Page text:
Google Cloud says it won't sell general facial recognition software
The announcement follows concerns around bias and calls for tighter regulation
Google Cloud has announced that it will not sell general-purpose AI-driven facial recognition technology until the technology is polished and concerns over data protection and privacy have been addressed in law.
"Google has long been committed to the responsible development of AI. These principles guide our decisions on what types of features to build and research to pursue," said Kent Walker, SVP of global affairs at Google. "Facial recognition merits careful consideration to ensure its use is aligned with our principles and values and avoids abuse and harmful outcomes.
"Google Cloud has chosen not to offer general-purpose facial recognition APIs before working through important technology and policy questions," he added.
It's unclear what these questions are or what needs reworking in the technology, but Walker believes that AI can benefit good causes such as "new assistive technologies and tools to help find missing persons". But despite that, recent movements argue that facial recognition tech needs regulating.
The announcement follows news surfacing about the tech community, specifically AI researchers, lawmakers and technology companies, forming a rare consensus regarding the regulation of facial recognition technology.
The Algorithmic Justice League and the Center of Privacy & Technology at Georgetown University Law Center unveiled the Safe Face pledge earlier this month which aims to get big AI developers to commit to limiting the sale of their tech, including to law enforcement, unless specific laws have been debated and implemented.
The call to action was initiated because of the rising concern around the bias and mass surveillance risks associated with facial recognition technology deployed on a commercial scale.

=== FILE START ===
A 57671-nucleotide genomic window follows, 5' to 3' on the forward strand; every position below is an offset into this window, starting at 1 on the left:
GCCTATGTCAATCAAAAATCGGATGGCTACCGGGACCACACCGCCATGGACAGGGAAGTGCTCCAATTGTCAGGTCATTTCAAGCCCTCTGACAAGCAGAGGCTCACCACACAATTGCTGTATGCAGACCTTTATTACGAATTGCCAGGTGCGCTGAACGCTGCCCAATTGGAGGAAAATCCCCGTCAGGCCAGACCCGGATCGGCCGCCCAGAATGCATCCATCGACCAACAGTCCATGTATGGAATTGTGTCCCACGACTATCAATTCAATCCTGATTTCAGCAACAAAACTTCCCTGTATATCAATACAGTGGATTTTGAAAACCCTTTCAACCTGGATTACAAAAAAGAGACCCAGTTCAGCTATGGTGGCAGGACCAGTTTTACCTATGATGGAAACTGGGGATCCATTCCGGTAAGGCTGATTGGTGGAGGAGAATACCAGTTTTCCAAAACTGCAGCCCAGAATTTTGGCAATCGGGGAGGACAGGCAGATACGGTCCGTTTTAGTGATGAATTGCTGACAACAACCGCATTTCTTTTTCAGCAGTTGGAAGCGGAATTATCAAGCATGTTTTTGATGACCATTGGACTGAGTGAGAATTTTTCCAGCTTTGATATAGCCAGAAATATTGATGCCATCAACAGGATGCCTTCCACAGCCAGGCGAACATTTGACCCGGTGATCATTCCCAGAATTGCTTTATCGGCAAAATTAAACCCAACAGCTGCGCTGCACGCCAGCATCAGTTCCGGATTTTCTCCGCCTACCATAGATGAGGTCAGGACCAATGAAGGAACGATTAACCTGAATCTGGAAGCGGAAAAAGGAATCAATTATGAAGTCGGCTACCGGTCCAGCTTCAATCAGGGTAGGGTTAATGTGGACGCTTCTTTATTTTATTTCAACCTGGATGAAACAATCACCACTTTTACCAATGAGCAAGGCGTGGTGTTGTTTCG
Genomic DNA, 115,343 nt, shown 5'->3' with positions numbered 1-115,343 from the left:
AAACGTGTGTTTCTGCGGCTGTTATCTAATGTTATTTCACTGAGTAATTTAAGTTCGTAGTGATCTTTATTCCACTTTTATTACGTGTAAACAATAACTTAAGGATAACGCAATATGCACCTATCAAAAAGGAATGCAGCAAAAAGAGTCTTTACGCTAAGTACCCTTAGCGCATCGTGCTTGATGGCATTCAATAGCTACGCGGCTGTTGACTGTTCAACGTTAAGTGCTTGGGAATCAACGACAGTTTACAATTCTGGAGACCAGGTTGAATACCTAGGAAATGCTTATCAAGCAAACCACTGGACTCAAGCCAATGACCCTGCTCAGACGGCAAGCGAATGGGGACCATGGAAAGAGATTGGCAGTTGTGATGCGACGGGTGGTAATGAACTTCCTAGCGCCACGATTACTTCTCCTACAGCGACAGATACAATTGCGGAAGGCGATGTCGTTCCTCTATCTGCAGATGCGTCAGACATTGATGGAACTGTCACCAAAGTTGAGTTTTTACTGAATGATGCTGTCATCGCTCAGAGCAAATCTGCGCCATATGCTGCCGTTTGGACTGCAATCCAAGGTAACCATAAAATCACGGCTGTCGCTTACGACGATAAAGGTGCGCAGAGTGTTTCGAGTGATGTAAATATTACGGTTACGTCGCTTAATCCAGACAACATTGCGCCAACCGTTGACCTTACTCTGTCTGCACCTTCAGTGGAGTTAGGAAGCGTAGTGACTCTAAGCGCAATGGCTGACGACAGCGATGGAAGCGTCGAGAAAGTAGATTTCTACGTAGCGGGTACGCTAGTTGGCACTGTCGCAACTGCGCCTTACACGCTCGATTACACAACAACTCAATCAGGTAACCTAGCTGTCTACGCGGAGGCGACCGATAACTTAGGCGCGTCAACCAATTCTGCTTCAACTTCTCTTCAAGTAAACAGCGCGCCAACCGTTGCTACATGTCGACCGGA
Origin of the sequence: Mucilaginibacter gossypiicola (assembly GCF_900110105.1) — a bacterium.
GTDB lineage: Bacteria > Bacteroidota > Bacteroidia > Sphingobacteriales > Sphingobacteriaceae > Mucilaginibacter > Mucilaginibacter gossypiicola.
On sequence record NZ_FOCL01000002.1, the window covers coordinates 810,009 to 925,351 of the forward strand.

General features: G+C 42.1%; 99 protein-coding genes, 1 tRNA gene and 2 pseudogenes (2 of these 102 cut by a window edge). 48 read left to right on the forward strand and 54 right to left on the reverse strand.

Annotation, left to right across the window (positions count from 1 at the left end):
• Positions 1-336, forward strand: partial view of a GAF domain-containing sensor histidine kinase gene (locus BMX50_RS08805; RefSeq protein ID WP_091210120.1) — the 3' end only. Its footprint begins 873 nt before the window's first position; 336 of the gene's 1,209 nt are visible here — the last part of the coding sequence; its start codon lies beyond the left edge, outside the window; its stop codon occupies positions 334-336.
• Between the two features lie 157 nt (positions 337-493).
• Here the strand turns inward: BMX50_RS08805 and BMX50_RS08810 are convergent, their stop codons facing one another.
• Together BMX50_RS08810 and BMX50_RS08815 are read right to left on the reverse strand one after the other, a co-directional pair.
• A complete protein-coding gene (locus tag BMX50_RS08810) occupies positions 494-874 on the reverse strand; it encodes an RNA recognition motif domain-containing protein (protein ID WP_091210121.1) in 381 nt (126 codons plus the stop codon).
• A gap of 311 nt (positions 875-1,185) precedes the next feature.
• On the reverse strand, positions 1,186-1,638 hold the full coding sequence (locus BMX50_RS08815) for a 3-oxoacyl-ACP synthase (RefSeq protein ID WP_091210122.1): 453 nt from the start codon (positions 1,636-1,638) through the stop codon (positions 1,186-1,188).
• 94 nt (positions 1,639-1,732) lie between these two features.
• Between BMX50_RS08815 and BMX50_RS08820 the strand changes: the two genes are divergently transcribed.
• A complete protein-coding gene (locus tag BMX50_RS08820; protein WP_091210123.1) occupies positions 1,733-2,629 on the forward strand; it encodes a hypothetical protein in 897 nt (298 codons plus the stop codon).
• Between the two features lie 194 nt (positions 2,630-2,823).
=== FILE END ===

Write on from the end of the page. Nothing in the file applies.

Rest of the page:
Notable signatures on the pledge have so far come from leading researchers and esteemed figures in the tech community but none of the big developers, such as Microsoft, Amazon or Google, have committed as of yet.
This could be because multi-billion dollar contracts are at stake for vendors that develop the first marketable tech in emerging fields such as AI-driven video analysis, according to market researcher IHS Markit. Video surveillance technology is already a market worth $18.5 billion and with AI making the analysis more efficient, it would be unwise for any of the big developers to walk away.
"There are going to be some large vendors who refuse to sign or are reluctant to sign because they want these government contracts," said Laura Moy to Bloomberg, executive director of the Center on Privacy & Technology.
Sundar Pichai, CEO of Google announced back in June a set of AI principles following the mass backlash from Google's staff after its AI tech was being used by the Pentagon's drone program in Project Maven.
The seven principles were drafted to ensure Google develops AI tech in an ethical way and following its publication, Google announced that it would not renew the Pentagon's drone contract.
The same principles have influenced its decision to not market general-purpose facial recognition APIs. One of its AI principles is to avoid creating or reinforcing unfair bias, something current tech has shown to have issues with, specifically with errors around the detection of skin colours other than white.
It's unclear whether the necessary laws that are needed for the technology's implementation will arrive any time soon. Brad Smith, president of Microsoft and chief legal officer put the chances of federal legislation in 2019 at 50-50, in a televised Bloomberg interview.
He predicts that if law comes, it will most likely come as part of a broader privacy bill, adding that there is a much better chance of getting a state or city law drafted first. If that was drafted in a more influential state, such as California, it could spur major vendors to change the way they develop AI in a way that tackles key issues.
Despite the current flaws in facial recognition tech, it can be used for good. In Kent Walker's blog post, he detailed Google's AI and how it's being used to treat diabetic retinopathy, a condition that affects one in three diabetics, causing blindness.
The new technology, which has been in development for years, can detect early signs of diabetic retinopathy before it damages the patient's sight, with the same accuracy as an ophthalmologist.
Specifically targeting underserved regions such as Thailand where there are only 1,400 eye doctors for 5 million diabetics, the AI technology can help perform screens for early signs of the condition in a country where screening rarely takes place.
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